However, more recently, dedicated photonics devices have taken over key technologies for the next generation of telescopes and instrumentation. For example, the installation of four 20W laser guide stars at Unit Telescope 4 of the Very Large Telescope, operated by the European Southern Observatory at Paranal in the Atacama desert, Chile, have only recently led to a breakthrough for adaptive optics combined with wide-area spectroscopy. Adaptive optics is a very promising, now maturing technique to restore the diffraction-limited image quality of a modern large telescope of the 8-10m primary mirror diameter class by online wavefront sensing, image analysis, and millisecond timescale wavefront correction through a deformable mirror[1].

Another challenging photonics application, however as yet not fully validated and demonstrated onboard the telescope, is the realisation of complex filters through optimised fibre Bragg gratings (FBG). Astronomy in the near-infrared regime with wavelengths between 1µm and 2.5µm is plagued by a high emissivity of the night sky background from prominent OH emission lines that originate in the upper layers of the atmosphere. As a result, the NIR sky background is as bright as the twilight sky would appear to the human eye in the visible. The goal would therefore be to design a notch filter with around 100 notches tuned to the wavelengths of the 100 brightest OH emission lines.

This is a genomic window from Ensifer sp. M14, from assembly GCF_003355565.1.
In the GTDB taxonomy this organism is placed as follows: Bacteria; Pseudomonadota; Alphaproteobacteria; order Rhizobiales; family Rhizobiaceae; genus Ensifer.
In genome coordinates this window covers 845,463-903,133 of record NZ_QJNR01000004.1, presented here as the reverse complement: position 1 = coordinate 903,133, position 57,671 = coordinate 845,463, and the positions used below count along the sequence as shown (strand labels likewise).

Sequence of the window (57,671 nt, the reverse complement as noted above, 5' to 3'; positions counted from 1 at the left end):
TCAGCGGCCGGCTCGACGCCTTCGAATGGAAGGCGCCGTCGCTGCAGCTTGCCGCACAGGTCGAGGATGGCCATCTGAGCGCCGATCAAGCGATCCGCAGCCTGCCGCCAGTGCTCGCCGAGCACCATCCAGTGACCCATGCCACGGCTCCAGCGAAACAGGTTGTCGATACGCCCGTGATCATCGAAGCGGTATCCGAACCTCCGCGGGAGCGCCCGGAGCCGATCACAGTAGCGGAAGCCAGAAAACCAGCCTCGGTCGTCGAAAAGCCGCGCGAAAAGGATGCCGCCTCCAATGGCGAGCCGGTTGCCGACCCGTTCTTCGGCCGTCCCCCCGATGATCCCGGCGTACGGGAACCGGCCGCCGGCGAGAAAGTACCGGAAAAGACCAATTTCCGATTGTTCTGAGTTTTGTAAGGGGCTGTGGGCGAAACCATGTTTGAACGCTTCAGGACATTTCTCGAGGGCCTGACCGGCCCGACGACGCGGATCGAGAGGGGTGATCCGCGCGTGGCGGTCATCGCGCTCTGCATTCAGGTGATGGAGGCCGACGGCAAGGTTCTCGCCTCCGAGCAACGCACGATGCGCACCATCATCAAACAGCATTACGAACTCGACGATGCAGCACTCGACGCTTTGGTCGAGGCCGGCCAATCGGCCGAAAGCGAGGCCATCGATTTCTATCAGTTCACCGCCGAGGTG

There is no way to make such a filter as a multi-cavity dielectric interference filter. However, specialty fibres such as aperiodic fibre Bragg gratings have been shown to provide a platform for highly complex OH suppression filters[2]. These seem promising to solve the problem of saturating spectra with bright sky lines in the NIR for instruments like ELT-MOS for the current ESO flagship programme, the 39m ELT[3].